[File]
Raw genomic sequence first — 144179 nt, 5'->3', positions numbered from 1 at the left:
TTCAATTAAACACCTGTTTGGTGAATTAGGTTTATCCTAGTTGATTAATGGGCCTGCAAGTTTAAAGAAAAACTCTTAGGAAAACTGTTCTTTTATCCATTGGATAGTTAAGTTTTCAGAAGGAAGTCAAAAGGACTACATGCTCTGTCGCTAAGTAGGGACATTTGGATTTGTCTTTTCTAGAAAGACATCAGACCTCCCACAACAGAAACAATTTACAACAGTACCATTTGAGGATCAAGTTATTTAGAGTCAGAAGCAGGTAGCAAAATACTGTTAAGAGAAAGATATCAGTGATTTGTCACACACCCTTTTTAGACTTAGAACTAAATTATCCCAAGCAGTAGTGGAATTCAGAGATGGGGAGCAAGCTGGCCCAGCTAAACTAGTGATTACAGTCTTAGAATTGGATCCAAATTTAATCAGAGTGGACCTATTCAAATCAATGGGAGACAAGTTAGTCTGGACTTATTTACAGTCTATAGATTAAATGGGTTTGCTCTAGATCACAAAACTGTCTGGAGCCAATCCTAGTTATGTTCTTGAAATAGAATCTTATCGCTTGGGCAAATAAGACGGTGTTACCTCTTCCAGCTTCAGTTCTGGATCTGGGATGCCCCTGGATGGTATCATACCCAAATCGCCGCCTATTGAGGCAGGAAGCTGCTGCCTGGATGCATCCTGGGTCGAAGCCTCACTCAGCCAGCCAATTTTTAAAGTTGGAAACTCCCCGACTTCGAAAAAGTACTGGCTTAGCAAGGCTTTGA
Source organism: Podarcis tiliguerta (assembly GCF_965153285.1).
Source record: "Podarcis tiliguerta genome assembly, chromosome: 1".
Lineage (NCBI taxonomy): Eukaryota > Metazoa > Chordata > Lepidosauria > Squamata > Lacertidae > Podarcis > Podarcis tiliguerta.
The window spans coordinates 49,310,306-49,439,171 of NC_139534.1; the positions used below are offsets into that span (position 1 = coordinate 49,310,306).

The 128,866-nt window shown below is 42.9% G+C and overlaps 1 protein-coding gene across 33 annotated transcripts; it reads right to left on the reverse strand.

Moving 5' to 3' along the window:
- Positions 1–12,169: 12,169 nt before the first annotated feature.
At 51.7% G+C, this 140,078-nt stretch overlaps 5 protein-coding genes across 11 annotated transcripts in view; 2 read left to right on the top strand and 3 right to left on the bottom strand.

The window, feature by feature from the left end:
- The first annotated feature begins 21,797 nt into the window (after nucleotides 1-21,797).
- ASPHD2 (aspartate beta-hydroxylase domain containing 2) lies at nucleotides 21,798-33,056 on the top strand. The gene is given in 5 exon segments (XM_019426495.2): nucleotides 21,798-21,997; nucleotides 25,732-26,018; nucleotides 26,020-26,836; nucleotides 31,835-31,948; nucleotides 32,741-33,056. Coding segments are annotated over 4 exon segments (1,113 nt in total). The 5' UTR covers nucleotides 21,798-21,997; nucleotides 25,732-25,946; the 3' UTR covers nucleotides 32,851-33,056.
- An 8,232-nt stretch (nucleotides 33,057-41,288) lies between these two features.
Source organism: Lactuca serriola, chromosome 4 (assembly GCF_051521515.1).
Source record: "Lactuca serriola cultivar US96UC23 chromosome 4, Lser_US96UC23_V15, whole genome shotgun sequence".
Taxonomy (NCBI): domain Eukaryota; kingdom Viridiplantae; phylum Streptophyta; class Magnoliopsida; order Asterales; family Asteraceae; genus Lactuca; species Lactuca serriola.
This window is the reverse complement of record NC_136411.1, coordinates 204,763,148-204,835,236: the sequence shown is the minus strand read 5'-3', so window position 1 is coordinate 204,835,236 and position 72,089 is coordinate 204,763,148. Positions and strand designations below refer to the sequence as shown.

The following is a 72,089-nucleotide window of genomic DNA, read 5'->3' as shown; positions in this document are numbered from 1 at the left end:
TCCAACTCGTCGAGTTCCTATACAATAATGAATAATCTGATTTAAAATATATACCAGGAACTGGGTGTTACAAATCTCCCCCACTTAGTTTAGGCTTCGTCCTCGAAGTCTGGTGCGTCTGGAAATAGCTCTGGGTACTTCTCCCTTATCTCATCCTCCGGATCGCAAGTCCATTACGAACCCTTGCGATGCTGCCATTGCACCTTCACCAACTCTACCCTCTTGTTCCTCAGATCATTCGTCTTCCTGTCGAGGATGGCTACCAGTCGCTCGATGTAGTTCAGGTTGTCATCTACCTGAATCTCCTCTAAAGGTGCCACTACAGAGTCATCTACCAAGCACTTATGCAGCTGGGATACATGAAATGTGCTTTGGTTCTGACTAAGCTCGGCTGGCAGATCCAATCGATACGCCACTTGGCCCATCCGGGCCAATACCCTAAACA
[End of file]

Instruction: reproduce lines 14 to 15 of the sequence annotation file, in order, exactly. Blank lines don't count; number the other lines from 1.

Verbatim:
- An 8,232-nt stretch (nucleotides 33,057-41,288) lies between these two features.
Source organism: Lactuca serriola, chromosome 4 (assembly GCF_051521515.1).